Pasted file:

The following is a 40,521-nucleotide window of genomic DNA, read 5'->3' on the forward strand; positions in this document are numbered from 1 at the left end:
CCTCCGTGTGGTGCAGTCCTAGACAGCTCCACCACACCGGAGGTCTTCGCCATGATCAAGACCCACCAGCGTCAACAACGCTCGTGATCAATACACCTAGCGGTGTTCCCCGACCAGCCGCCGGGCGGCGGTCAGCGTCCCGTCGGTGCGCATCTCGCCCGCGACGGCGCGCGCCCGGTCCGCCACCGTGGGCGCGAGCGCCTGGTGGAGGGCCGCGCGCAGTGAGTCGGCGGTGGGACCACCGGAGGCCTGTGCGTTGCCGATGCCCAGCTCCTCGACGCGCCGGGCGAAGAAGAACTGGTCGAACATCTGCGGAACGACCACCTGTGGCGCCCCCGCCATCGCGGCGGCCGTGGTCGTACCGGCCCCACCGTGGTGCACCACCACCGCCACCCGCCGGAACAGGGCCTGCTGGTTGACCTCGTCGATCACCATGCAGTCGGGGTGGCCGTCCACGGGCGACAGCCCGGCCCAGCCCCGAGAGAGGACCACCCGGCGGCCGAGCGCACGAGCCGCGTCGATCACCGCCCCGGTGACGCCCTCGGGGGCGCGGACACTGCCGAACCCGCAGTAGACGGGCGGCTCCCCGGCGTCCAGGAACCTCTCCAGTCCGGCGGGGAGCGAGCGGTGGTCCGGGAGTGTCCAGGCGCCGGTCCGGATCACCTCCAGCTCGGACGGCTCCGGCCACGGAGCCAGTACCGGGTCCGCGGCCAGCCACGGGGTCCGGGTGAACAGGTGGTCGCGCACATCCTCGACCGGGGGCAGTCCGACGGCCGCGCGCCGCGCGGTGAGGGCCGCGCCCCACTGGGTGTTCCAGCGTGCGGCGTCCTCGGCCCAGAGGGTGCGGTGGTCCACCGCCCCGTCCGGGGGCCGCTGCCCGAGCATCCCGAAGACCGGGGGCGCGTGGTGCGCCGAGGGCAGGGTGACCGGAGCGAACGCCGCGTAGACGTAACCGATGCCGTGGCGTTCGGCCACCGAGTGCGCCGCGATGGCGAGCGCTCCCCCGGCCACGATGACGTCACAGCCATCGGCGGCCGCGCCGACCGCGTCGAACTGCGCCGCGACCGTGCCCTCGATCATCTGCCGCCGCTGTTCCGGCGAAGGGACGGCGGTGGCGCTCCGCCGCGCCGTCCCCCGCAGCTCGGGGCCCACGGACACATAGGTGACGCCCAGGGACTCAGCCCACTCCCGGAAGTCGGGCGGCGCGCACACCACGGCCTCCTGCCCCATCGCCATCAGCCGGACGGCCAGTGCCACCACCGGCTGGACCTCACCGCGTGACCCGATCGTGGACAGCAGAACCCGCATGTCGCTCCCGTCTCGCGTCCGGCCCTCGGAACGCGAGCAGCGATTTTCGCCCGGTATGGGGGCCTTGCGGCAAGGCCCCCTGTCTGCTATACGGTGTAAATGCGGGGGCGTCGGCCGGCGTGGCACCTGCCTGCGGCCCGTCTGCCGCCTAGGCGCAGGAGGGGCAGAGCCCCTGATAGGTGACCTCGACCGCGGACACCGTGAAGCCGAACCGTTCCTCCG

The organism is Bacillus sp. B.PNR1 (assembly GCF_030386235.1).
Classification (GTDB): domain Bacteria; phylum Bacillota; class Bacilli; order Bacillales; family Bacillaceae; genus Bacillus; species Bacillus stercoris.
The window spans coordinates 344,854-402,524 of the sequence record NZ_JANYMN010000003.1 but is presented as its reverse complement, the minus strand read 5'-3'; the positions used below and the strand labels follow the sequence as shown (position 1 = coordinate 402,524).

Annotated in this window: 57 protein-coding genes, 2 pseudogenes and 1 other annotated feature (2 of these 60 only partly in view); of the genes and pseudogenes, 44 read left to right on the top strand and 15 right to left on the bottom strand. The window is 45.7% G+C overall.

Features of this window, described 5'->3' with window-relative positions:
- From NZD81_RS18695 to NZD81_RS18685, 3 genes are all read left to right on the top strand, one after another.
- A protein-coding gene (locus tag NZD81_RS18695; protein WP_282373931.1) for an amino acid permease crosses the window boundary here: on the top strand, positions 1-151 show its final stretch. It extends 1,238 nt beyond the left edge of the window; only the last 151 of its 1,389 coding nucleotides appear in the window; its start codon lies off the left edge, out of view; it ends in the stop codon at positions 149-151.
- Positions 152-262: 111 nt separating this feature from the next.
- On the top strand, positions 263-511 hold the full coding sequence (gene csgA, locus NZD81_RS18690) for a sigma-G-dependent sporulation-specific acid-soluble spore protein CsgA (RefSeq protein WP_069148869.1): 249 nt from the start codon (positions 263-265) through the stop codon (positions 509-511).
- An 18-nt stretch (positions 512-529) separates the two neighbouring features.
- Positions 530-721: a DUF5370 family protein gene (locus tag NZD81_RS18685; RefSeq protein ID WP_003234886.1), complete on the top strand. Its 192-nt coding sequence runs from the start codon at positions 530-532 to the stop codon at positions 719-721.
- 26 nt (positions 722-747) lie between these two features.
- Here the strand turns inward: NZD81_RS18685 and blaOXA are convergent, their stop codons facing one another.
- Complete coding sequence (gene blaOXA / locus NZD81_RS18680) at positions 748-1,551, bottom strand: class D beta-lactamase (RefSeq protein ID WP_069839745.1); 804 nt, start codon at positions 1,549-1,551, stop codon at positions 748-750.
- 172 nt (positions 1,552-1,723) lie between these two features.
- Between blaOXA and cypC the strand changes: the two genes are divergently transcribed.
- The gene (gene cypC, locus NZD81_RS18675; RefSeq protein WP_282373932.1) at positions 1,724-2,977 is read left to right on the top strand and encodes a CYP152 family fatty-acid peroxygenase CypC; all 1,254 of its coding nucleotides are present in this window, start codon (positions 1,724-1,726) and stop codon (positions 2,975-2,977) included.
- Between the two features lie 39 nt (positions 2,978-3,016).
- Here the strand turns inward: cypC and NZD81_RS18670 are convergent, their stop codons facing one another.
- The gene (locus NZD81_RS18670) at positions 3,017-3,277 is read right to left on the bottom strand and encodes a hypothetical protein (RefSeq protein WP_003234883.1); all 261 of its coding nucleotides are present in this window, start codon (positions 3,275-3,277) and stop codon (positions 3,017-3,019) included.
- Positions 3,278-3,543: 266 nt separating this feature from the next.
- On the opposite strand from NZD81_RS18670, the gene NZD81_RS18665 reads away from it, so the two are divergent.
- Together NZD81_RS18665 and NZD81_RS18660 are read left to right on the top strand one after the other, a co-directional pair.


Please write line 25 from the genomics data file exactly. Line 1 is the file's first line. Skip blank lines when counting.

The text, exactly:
- Together NZD81_RS18665 and NZD81_RS18660 are read left to right on the top strand one after the other, a co-directional pair.